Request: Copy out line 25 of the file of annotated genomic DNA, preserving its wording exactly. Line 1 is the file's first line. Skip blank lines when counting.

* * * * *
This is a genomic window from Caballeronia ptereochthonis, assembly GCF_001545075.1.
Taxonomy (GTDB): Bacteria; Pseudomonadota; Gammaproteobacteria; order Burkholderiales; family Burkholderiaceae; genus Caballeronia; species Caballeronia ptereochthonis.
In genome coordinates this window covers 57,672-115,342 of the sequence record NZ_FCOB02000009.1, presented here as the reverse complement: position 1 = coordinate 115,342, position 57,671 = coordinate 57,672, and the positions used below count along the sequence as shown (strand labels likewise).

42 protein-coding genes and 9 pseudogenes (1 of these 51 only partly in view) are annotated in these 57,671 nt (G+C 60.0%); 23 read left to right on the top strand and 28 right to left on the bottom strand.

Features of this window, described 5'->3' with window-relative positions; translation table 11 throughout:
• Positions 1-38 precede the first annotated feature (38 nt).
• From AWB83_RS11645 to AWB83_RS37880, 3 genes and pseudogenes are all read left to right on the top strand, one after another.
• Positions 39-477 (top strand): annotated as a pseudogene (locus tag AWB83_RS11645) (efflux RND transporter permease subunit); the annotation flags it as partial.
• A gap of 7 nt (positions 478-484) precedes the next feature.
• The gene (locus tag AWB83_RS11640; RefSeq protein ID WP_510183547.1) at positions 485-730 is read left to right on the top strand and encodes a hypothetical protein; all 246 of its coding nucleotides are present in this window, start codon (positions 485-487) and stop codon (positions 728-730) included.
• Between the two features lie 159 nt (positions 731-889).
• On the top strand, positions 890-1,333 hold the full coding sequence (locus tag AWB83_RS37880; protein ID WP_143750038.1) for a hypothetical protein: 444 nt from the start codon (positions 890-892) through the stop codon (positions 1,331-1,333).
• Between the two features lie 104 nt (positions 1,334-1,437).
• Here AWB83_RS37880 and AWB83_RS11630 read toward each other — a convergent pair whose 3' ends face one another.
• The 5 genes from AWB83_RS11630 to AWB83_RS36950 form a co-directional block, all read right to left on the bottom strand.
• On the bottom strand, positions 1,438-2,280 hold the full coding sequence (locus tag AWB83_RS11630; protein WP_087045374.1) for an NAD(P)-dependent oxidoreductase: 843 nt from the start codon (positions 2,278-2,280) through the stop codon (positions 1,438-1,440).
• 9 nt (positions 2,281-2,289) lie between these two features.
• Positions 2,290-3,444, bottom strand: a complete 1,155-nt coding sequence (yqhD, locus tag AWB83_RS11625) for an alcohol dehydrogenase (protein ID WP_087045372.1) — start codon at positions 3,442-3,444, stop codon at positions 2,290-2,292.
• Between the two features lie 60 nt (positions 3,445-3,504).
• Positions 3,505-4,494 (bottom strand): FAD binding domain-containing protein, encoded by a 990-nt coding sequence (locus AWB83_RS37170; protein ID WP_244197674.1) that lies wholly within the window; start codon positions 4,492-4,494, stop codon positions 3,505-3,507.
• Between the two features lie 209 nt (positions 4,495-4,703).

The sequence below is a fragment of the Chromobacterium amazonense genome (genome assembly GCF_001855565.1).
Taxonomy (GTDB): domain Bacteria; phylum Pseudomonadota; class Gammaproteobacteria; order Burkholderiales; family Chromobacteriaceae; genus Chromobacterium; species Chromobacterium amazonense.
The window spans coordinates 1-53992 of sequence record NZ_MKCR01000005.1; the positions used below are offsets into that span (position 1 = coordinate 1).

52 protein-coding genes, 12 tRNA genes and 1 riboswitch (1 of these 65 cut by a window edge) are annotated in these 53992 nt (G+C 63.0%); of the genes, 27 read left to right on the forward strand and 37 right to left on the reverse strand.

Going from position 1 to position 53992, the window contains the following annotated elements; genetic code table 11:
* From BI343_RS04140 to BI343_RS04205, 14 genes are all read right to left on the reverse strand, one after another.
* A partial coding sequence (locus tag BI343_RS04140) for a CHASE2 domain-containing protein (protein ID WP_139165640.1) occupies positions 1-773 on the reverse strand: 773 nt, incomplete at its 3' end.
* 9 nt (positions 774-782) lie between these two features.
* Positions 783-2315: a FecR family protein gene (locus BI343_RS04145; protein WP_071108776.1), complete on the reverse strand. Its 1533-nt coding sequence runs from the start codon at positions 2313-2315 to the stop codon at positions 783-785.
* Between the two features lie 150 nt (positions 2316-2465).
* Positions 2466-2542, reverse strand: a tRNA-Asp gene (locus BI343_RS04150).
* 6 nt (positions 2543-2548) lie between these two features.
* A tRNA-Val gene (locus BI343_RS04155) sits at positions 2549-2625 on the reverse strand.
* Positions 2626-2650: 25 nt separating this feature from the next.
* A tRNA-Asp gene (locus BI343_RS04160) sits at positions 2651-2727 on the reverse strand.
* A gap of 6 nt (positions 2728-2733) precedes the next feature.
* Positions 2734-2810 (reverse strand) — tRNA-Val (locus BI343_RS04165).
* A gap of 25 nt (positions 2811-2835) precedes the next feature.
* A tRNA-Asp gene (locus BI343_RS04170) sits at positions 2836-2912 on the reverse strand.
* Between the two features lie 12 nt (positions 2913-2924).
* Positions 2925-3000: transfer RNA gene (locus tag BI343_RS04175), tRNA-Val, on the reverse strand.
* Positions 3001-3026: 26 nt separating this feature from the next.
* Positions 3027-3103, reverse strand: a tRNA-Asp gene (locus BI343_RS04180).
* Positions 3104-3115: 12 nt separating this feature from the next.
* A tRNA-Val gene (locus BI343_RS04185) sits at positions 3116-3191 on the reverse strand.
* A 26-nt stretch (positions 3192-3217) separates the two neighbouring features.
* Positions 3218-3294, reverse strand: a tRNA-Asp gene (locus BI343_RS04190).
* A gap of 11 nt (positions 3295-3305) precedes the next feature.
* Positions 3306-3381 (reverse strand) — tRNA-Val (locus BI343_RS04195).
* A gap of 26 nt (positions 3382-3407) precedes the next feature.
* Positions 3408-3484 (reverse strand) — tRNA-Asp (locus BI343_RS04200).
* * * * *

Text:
52 protein-coding genes, 12 tRNA genes and 1 riboswitch (1 of these 65 cut by a window edge) are annotated in these 53992 nt (G+C 63.0%); of the genes, 27 read left to right on the forward strand and 37 right to left on the reverse strand.